On Haskell

I’ve been studying Haskell for a while now, and in the past few months I’ve gone from “Monads are impure” to “all Haskell functors are endofunctors” and “join f = f >>= id“. Some small things I noticed during this experience (YMMV):

Theory matters

Haskell essentially is a System F (fancy name for polymorphic lambda calculus) implementation with syntactic sugar and, for this reason, learning Haskell without knowing relevant theory can get confusing. I found reading about denotational semantics (excluding analysis of more complex stateful languages), lambda calculus (untyped, simply-typed, polymorphic) and some basic type theory (sum-of-product types, recursive types, Hindley-Milner type systems) very helpful. None of these topics are difficult; in fact, they become fairly intuitive once studied.

Currently I’m melting my brain on Category Theory, hoping that’ll help me better understand recursion schemes.

Monads are a design pattern

Despite what the volume of the literature on the topic would suggest, Monads are just a bunch of cleverly written types and (higher-order) functions, and do blocks are just syntactic sugar. There is no impure or effectful code in Haskell – every expression is referentially transparent. The right way to look at a Haskell program is that it builds a description of an imperative program (a program that is allowed to have effects on the environment in which it is executed). This is the reason the type of main is IO a.

I was initially confused by literature that treats Monads as some magical switch which, all of a sudden, allows Haskell to have effects, when, in reality, all it does it manage the plumbing which makes it appear as if the code is sequential and effectful. There is, as it turns out, no spoon.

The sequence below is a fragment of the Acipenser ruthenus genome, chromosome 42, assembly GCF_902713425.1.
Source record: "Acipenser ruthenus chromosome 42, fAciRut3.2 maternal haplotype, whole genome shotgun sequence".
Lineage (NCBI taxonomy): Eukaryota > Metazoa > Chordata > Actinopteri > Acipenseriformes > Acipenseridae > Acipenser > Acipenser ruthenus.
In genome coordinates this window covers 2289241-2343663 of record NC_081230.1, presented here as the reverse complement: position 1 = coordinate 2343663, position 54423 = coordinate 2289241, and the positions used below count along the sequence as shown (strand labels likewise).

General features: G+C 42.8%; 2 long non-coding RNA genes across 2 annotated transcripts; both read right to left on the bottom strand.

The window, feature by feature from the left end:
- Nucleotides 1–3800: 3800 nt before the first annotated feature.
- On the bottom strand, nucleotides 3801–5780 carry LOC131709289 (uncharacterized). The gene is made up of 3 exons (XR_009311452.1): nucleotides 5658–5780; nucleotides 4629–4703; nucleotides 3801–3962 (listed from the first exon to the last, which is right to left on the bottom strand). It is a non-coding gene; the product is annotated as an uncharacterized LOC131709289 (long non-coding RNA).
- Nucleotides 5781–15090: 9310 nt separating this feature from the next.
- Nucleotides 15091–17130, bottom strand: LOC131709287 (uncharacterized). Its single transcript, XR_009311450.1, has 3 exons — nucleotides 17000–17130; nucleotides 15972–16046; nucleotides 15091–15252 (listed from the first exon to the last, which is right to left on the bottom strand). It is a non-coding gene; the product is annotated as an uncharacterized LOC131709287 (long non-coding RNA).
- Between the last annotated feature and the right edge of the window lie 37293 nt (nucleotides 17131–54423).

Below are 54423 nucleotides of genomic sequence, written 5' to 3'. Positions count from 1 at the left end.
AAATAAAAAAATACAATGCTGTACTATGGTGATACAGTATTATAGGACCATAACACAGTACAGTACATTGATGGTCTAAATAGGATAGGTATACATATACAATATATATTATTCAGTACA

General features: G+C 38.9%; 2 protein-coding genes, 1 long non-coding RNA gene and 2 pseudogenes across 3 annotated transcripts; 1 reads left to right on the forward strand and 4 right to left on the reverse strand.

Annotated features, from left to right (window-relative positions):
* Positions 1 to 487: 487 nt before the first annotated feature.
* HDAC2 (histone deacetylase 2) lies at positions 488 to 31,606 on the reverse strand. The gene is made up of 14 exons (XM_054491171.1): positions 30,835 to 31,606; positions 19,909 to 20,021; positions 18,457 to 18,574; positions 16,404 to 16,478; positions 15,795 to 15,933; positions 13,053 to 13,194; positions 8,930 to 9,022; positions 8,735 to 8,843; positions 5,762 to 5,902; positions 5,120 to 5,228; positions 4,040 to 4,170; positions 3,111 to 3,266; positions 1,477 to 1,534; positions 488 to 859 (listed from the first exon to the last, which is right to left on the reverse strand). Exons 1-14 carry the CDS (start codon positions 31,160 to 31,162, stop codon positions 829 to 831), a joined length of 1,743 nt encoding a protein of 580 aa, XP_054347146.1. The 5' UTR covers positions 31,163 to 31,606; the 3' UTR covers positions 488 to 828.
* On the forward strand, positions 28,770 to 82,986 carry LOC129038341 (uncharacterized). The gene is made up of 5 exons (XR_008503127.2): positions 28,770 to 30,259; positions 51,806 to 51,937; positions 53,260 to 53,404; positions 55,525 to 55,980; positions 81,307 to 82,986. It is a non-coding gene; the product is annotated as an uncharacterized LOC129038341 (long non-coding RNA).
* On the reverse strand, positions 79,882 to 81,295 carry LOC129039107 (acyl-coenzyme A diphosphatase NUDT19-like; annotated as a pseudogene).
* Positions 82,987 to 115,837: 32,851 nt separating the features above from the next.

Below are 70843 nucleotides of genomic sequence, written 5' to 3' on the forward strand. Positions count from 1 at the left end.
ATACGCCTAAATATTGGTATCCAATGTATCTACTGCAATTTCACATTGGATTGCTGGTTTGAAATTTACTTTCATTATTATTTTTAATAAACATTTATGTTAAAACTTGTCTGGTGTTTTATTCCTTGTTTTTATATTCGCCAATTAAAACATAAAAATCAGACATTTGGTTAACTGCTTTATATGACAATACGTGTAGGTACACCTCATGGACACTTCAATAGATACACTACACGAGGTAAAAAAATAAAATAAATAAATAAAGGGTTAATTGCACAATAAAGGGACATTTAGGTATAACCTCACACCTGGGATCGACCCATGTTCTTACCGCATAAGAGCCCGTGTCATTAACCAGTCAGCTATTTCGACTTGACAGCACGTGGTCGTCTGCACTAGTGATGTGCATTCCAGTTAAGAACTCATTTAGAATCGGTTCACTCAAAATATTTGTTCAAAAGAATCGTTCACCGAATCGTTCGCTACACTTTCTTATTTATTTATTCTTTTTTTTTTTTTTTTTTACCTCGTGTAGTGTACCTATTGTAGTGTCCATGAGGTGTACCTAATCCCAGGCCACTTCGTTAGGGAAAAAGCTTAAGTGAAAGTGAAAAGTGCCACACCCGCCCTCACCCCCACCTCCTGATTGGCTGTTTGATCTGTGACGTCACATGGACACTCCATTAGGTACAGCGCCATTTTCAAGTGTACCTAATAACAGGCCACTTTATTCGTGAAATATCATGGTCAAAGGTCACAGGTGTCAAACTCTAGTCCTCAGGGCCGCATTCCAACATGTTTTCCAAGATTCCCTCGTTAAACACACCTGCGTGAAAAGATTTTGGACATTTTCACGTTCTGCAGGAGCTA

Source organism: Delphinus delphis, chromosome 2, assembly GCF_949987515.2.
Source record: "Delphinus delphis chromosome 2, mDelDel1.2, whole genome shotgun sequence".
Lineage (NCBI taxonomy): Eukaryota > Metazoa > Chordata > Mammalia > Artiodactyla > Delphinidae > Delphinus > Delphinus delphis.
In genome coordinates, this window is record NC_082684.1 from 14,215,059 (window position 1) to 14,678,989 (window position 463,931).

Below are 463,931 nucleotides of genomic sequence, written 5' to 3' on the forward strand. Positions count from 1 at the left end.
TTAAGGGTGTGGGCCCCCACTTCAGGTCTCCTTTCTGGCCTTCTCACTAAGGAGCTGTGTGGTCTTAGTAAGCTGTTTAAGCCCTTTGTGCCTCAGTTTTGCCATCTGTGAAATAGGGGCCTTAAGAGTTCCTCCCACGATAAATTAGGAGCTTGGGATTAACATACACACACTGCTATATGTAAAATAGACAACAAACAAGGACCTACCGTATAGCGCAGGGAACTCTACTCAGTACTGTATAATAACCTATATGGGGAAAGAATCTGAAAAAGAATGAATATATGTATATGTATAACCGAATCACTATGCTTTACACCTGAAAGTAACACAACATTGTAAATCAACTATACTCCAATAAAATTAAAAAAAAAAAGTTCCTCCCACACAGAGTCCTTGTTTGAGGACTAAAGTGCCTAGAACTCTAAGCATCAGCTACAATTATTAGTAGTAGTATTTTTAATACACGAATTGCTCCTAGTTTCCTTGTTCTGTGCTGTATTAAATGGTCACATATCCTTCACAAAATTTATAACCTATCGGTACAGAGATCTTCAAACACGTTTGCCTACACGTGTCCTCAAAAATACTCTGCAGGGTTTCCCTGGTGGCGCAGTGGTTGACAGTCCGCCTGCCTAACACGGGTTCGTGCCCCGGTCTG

Fast data structures are hard

Haskell makes certain things extremely easy. Writing fast, composed data structures is not one of them. This is probably true of most stateless programming languages – you can’t do in-place updates and this makes efficient updates to a data structure complex (one way is to use Zippers, as I’m finding out). This automatically guarantees persistence; but sometimes, at 2 AM in the morning, you just want to do a node = node->right and be done with it.

The hard way is the right way

Learning Haskell the hard way (why does that sound familiar?) is the only way it worked for me. I could never figure much out by firing up GHCi, typing in a bunch of statements and seeing what happened. Such experimentation certainly helps, but only when backed by relevant theory. As an aside, I’ve found the book “Learn you a Haskell for great good” extremely well-written; in this “not jumping into things too soon” matter.

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5 Responses to On Haskell

  1. Rafael says:


    have you read Typeclassopedia? I found it very valuable (though the second half gets harder and I haven’t yet learned much from it, but maybe it’s just me).

  2. Bryce says:

    Thank you for posting that. As someone who has dabbled in Haskell and really wants to learn it, it’s nice to get a little bit of a description of what is on “the other side” of the learning curve.

  3. Nikhil Sarda says:

    Your comment on writing fast data structures is out of place and is a result of years of C programming. When doing functional programming, do what functional programmers do. Most of the side-effect based modifications can be achieved through a combination of lazy evaluation and polymorphic recursion. Take a look at Chris Okasaki’s book on purely functional data structures.

  4. Sanjoy says:

    By “hard”, I meant in comparison to the rest of Haskell. As you said, this probably has to do with my imperative background (and hence my view of data structures as essentially mutable).

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